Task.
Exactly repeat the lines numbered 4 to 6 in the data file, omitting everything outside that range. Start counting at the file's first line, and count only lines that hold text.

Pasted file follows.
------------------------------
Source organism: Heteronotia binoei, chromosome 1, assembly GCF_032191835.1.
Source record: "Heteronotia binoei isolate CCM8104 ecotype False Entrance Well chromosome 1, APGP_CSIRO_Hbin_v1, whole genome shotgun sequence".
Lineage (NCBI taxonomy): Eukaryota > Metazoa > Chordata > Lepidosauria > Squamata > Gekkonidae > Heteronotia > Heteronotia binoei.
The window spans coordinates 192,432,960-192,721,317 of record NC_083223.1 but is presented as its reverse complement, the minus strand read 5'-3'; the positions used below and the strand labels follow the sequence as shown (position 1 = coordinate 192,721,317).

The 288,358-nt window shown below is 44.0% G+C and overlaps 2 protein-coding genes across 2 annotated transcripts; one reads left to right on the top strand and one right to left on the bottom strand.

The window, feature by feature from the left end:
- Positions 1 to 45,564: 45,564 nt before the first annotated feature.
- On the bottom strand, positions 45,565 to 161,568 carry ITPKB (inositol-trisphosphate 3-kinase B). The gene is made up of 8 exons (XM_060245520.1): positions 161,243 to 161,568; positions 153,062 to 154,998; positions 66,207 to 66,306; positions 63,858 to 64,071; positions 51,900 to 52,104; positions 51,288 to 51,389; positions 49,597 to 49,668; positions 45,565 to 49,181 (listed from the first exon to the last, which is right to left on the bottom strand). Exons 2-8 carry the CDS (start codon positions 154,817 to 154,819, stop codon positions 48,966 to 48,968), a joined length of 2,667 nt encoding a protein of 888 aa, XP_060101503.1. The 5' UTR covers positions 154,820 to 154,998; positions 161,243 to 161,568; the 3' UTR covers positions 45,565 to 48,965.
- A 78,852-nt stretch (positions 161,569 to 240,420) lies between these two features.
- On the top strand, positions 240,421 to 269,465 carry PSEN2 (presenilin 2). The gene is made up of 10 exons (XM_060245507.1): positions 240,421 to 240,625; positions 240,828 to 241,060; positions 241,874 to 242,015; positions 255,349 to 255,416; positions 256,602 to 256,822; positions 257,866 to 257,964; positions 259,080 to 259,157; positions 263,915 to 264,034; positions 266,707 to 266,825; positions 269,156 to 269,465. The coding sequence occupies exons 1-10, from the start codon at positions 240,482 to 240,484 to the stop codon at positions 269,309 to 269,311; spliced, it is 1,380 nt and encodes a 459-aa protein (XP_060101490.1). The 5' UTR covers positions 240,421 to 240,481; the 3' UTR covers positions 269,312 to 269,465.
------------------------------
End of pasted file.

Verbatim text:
The window spans coordinates 192,432,960-192,721,317 of record NC_083223.1 but is presented as its reverse complement, the minus strand read 5'-3'; the positions used below and the strand labels follow the sequence as shown (position 1 = coordinate 192,721,317).

The 288,358-nt window shown below is 44.0% G+C and overlaps 2 protein-coding genes across 2 annotated transcripts; one reads left to right on the top strand and one right to left on the bottom strand.

The window, feature by feature from the left end: